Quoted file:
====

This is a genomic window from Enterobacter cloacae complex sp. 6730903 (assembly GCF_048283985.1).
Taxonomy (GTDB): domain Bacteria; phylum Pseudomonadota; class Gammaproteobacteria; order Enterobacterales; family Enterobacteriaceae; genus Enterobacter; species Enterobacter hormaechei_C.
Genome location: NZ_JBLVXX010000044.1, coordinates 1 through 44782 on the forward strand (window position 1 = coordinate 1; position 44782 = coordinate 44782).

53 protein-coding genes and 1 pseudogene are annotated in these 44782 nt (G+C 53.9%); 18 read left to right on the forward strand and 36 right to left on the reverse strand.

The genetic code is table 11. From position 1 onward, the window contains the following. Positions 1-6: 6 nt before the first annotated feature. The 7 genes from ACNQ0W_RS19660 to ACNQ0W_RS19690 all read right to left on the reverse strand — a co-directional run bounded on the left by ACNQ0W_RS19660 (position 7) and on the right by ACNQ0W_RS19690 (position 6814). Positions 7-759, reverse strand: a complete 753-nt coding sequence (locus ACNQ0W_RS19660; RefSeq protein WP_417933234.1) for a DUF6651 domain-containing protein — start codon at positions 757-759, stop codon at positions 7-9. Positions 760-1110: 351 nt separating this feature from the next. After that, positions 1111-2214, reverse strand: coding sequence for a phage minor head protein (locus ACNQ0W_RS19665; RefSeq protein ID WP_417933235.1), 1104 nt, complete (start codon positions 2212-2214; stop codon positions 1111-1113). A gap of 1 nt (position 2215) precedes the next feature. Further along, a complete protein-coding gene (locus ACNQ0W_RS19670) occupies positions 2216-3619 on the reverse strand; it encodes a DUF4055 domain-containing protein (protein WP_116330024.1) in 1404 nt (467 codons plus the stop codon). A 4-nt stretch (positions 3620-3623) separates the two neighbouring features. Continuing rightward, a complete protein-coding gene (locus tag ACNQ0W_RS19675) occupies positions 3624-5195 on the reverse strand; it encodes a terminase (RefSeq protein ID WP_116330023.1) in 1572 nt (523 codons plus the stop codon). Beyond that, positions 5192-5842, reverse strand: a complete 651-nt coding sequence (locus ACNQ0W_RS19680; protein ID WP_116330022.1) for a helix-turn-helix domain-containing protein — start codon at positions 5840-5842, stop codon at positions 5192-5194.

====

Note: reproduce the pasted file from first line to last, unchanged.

This is a genomic window from Enterobacter cloacae complex sp. 6730903 (assembly GCF_048283985.1).
Taxonomy (GTDB): domain Bacteria; phylum Pseudomonadota; class Gammaproteobacteria; order Enterobacterales; family Enterobacteriaceae; genus Enterobacter; species Enterobacter hormaechei_C.
Genome location: NZ_JBLVXX010000044.1, coordinates 1 through 44782 on the forward strand (window position 1 = coordinate 1; position 44782 = coordinate 44782).

53 protein-coding genes and 1 pseudogene are annotated in these 44782 nt (G+C 53.9%); 18 read left to right on the forward strand and 36 right to left on the reverse strand.

The genetic code is table 11. From position 1 onward, the window contains the following. Positions 1-6: 6 nt before the first annotated feature. The 7 genes from ACNQ0W_RS19660 to ACNQ0W_RS19690 all read right to left on the reverse strand — a co-directional run bounded on the left by ACNQ0W_RS19660 (position 7) and on the right by ACNQ0W_RS19690 (position 6814). Positions 7-759, reverse strand: a complete 753-nt coding sequence (locus ACNQ0W_RS19660; RefSeq protein WP_417933234.1) for a DUF6651 domain-containing protein — start codon at positions 757-759, stop codon at positions 7-9. Positions 760-1110: 351 nt separating this feature from the next. After that, positions 1111-2214, reverse strand: coding sequence for a phage minor head protein (locus ACNQ0W_RS19665; RefSeq protein ID WP_417933235.1), 1104 nt, complete (start codon positions 2212-2214; stop codon positions 1111-1113). A gap of 1 nt (position 2215) precedes the next feature. Further along, a complete protein-coding gene (locus ACNQ0W_RS19670) occupies positions 2216-3619 on the reverse strand; it encodes a DUF4055 domain-containing protein (protein WP_116330024.1) in 1404 nt (467 codons plus the stop codon). A 4-nt stretch (positions 3620-3623) separates the two neighbouring features. Continuing rightward, a complete protein-coding gene (locus tag ACNQ0W_RS19675) occupies positions 3624-5195 on the reverse strand; it encodes a terminase (RefSeq protein ID WP_116330023.1) in 1572 nt (523 codons plus the stop codon). Beyond that, positions 5192-5842, reverse strand: a complete 651-nt coding sequence (locus ACNQ0W_RS19680; protein ID WP_116330022.1) for a helix-turn-helix domain-containing protein — start codon at positions 5840-5842, stop codon at positions 5192-5194.